Thursday, February 11, 2010
A few hours ago WLS 890 AM announced that it would replace super shock-jock, Mancow Muller, with former Moody Bible divinity student and traffic news reader, Cisco Cotto in its 9 to 11 am morning slot.
WLS station manager, Michael Damsky told the Chicago Sun-Times that the move was designed to give the station a more consistent conservative talk sound.
In that he certainly succeeded as the diminutive Bible thumper, Cotto is certainly more consistently dull.
To be sure, WLS thoroughly misused the flamboyant talents of Mancow by pairing him with the wearisome, middle-aged former WBBM-AM newsreader, Pat Cassidy. In fact the odd couple of the Chicago airwaves almost came to actual on-air blows on several occasions during their stormy year and a half together.
Cotto is the darling of the religious right-to-life mavens of the Illinois Review and certainly will provide a predictably conservative lead-in to Rush Limbaugh at 11 am. But Mancow may have provided the most incisive and witty libertarian-conservative critique of the Chicago Way ever to have been heard here. He once almost had leftist Congressperson, Jan Schakowsky in tears.
And with the exception of WGN's Garry Meier and WCPT's Jake Hartford (both of whom also were cut loose by the dour WLS), Mancow was the only genuine funny AM presence in Chicago.
The CST's media critic, Lewis Lazare, wrote that the sacking of Mancow was an attempt by WLS to shore up its flagging ratings among 25 to 54 year old adult listeners.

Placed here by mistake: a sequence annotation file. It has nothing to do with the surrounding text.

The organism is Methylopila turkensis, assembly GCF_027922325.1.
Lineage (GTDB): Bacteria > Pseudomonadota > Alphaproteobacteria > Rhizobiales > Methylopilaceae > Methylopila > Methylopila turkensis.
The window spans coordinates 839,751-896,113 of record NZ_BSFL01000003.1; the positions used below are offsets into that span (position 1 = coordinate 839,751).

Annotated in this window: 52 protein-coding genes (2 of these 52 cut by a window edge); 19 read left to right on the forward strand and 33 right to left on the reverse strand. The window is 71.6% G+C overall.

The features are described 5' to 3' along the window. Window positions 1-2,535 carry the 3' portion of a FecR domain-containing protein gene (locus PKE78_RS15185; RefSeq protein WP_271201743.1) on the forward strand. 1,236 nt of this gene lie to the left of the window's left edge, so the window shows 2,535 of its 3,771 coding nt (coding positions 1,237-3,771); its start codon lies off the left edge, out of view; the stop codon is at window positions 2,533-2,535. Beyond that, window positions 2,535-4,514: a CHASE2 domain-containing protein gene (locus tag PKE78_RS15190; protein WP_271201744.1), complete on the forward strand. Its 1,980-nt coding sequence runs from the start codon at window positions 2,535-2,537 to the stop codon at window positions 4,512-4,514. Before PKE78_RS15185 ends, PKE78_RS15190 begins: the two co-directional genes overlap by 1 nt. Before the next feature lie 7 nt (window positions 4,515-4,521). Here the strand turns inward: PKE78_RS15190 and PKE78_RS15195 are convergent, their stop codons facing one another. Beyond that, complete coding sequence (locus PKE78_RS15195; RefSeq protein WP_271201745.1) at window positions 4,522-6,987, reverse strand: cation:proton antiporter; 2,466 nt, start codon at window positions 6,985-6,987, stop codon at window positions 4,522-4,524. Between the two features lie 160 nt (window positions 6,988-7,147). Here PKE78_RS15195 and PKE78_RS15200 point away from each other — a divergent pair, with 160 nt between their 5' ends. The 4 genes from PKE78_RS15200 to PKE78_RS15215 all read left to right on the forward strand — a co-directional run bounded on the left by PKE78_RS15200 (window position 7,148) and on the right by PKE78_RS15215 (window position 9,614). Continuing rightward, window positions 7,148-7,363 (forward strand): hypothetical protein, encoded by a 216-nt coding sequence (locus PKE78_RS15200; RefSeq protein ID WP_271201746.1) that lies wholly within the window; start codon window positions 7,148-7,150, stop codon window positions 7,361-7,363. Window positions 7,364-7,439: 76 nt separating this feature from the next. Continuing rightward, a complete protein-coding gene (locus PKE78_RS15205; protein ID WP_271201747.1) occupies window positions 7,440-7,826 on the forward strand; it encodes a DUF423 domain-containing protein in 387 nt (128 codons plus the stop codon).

Oh, yea, this is going to work.
Just as it did for Cubs' General Manager, John Holland who in 1964 set out to shore up the Cubs shaky starting rotation by trading a young left fielder by the name of Lou Brock for an ailing right handed starter by the name of Ernie Broglio.
That season, Brock (whose talents were underutilized by the Cubs, much as Mancow's by WLS) sparked the Cardinals to a World Championship with 20+ steals and a .315 batting average.
That same year, Broglio posted a 4-7 record with a 4.04 ERA for the Cubs who finished a dismal 8th place in the then 10 team NL. He was out of baseball in a year and a half.
Brock, of course, went on to have a stellar career and was inducted into the Baseball Hall of Fame in Cooperstown in 1985.
I trust that Bruce DuMont has Mancow's niche ready at the Radio Hall of Fame at the Museum of Broadcast Communications on North La Salle St., because the nationally syndicated superjock will almost certainly end up there.
And Cisco Cotto can be hired to dust off Mancow's plaque and conduct tours.